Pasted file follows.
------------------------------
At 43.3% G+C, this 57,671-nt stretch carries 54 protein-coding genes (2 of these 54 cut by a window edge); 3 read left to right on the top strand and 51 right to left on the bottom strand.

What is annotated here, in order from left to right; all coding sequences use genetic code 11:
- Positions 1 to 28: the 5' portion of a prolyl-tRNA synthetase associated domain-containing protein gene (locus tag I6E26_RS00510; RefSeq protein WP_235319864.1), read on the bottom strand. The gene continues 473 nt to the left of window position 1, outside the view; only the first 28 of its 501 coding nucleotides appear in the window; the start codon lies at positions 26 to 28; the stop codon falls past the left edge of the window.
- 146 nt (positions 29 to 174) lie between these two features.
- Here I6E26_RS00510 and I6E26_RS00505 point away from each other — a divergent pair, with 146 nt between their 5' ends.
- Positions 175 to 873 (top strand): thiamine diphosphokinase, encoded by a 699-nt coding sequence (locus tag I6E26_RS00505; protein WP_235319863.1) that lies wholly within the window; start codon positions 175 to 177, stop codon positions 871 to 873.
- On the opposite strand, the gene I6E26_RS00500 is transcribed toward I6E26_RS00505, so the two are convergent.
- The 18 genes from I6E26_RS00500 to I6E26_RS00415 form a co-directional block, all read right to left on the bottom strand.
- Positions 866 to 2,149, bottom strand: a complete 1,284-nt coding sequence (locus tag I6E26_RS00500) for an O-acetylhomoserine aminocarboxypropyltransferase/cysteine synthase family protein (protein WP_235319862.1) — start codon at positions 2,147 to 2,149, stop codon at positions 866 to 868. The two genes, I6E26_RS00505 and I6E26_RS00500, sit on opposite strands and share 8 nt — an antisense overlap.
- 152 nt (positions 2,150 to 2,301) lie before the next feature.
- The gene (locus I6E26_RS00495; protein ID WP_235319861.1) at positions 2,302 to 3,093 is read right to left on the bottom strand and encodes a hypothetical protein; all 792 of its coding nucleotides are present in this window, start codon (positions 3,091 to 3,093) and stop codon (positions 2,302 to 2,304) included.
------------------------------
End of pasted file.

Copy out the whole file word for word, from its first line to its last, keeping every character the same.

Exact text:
At 43.3% G+C, this 57,671-nt stretch carries 54 protein-coding genes (2 of these 54 cut by a window edge); 3 read left to right on the top strand and 51 right to left on the bottom strand.

What is annotated here, in order from left to right; all coding sequences use genetic code 11:
- Positions 1 to 28: the 5' portion of a prolyl-tRNA synthetase associated domain-containing protein gene (locus tag I6E26_RS00510; RefSeq protein WP_235319864.1), read on the bottom strand. The gene continues 473 nt to the left of window position 1, outside the view; only the first 28 of its 501 coding nucleotides appear in the window; the start codon lies at positions 26 to 28; the stop codon falls past the left edge of the window.
- 146 nt (positions 29 to 174) lie between these two features.
- Here I6E26_RS00510 and I6E26_RS00505 point away from each other — a divergent pair, with 146 nt between their 5' ends.
- Positions 175 to 873 (top strand): thiamine diphosphokinase, encoded by a 699-nt coding sequence (locus tag I6E26_RS00505; protein WP_235319863.1) that lies wholly within the window; start codon positions 175 to 177, stop codon positions 871 to 873.
- On the opposite strand, the gene I6E26_RS00500 is transcribed toward I6E26_RS00505, so the two are convergent.
- The 18 genes from I6E26_RS00500 to I6E26_RS00415 form a co-directional block, all read right to left on the bottom strand.
- Positions 866 to 2,149, bottom strand: a complete 1,284-nt coding sequence (locus tag I6E26_RS00500) for an O-acetylhomoserine aminocarboxypropyltransferase/cysteine synthase family protein (protein WP_235319862.1) — start codon at positions 2,147 to 2,149, stop codon at positions 866 to 868. The two genes, I6E26_RS00505 and I6E26_RS00500, sit on opposite strands and share 8 nt — an antisense overlap.
- 152 nt (positions 2,150 to 2,301) lie before the next feature.
- The gene (locus I6E26_RS00495; protein ID WP_235319861.1) at positions 2,302 to 3,093 is read right to left on the bottom strand and encodes a hypothetical protein; all 792 of its coding nucleotides are present in this window, start codon (positions 3,091 to 3,093) and stop codon (positions 2,302 to 2,304) included.